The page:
The average U.S. consumer spends $5,400 a year on impulse buys. 
How’s that for an eye-opener? Think about the above statement. If a person only makes $30,000 a year, that means they’re spending about 20% of their income on impulse purchases. What on earth? If only there was someone to teach us how to stop spending money on impulse buys! Don’t worry, I got you covered. I’m going to share with you 5 best practices to help you curb impulse purchases and keep your money!
Ask yourself this one question.
Is it a want or a need? Technically speaking, the only things we really need are water, foods, clothing, and transportation. Ask yourself that question before giving in to that appealing purchase that probably won’t satisfy you for long.
Think about it. How many things do we buy that we end up forgetting about later? We’re better off just leaving it on the shelf. If you find something that you really want, apply the next tip.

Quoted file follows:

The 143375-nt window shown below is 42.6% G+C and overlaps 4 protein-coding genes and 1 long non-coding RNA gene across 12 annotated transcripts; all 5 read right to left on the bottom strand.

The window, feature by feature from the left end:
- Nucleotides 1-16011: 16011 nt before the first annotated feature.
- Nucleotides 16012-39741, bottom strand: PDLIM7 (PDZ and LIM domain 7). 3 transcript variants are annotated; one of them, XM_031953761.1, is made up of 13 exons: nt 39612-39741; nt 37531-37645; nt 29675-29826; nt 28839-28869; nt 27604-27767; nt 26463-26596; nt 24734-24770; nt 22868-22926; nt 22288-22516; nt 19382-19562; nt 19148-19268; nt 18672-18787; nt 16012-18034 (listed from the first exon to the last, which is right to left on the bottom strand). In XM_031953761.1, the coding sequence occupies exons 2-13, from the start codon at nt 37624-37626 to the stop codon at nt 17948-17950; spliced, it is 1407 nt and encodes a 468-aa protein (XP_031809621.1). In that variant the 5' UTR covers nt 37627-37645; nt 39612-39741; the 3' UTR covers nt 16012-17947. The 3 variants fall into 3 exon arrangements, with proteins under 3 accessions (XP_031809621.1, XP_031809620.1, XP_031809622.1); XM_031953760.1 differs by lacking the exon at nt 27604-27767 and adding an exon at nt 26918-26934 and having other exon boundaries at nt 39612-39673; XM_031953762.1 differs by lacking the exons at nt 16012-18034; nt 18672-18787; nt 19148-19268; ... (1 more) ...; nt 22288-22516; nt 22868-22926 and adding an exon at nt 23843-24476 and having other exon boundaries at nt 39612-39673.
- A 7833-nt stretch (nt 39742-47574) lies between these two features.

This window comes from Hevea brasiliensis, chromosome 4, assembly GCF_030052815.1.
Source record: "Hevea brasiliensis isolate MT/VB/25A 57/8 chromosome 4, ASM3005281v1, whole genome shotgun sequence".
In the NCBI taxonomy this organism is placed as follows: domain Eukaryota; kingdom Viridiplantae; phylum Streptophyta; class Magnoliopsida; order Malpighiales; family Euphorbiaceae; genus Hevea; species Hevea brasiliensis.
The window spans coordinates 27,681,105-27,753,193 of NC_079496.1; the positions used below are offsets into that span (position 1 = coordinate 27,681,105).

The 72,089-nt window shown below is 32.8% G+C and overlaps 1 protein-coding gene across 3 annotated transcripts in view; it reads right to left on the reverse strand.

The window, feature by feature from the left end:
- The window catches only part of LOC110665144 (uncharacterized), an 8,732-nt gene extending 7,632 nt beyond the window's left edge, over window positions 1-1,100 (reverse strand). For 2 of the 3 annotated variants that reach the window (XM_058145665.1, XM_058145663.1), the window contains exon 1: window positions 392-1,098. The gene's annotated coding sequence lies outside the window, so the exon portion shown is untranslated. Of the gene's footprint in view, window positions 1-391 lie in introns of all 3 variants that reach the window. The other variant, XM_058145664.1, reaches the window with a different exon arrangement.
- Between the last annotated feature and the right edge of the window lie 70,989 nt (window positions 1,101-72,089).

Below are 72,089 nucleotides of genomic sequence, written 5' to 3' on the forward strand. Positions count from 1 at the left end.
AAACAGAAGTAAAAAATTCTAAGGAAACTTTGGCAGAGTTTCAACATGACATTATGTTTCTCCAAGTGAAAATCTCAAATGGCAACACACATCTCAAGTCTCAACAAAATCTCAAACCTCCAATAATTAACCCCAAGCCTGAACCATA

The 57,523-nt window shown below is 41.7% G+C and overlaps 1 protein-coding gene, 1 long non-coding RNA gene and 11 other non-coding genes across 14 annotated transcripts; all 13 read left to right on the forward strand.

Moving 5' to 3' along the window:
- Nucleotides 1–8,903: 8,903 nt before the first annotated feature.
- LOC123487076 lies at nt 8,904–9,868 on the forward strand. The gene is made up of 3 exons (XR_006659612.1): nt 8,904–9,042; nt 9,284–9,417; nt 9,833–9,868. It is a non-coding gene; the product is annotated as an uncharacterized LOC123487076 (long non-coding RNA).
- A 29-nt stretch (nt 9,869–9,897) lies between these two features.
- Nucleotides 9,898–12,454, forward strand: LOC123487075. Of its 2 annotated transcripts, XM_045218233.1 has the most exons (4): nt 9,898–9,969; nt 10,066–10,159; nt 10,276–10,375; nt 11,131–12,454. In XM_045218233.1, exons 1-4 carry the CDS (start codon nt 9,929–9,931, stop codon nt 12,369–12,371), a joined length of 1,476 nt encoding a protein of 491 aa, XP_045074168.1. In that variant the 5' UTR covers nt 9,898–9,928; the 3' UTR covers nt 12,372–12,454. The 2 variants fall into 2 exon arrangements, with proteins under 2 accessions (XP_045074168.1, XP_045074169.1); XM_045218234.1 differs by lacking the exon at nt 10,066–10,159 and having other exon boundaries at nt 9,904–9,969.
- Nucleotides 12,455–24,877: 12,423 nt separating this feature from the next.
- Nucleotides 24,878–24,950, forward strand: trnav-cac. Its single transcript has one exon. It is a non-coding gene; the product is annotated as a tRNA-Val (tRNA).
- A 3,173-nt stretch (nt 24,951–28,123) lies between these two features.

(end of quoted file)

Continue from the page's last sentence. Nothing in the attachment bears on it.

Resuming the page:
Sleep On It.
When you really want something, hold off on buying it. You may change your mind later and realize it was an emotional feeling you felt. On the other hand, if you still want the item a few days from now, then go ahead and buy it. Most of the time, impulse purchases are things we don’t really want that bad. They’re just things that end up in the cart without us realizing it.
By waiting it out, you can do research and try to find the item for the lowest price possible. Plus, buying things in the spur of the moment can lead to us spending money on bad quality items.
For example, not too long ago my son broke our TV. So of course, my husband wakes up early in the morning to buy a new one. He got a Walmart brand TV for cheap, brought it home, and found that the quality was horrible! He ended up returning it and buying something else.
In this case, we knew we needed to get a TV. However, by not waiting and doing research it led to wasted time. Holding off on a purchase and doing research on an item before you purchase will always be a good thing. Read more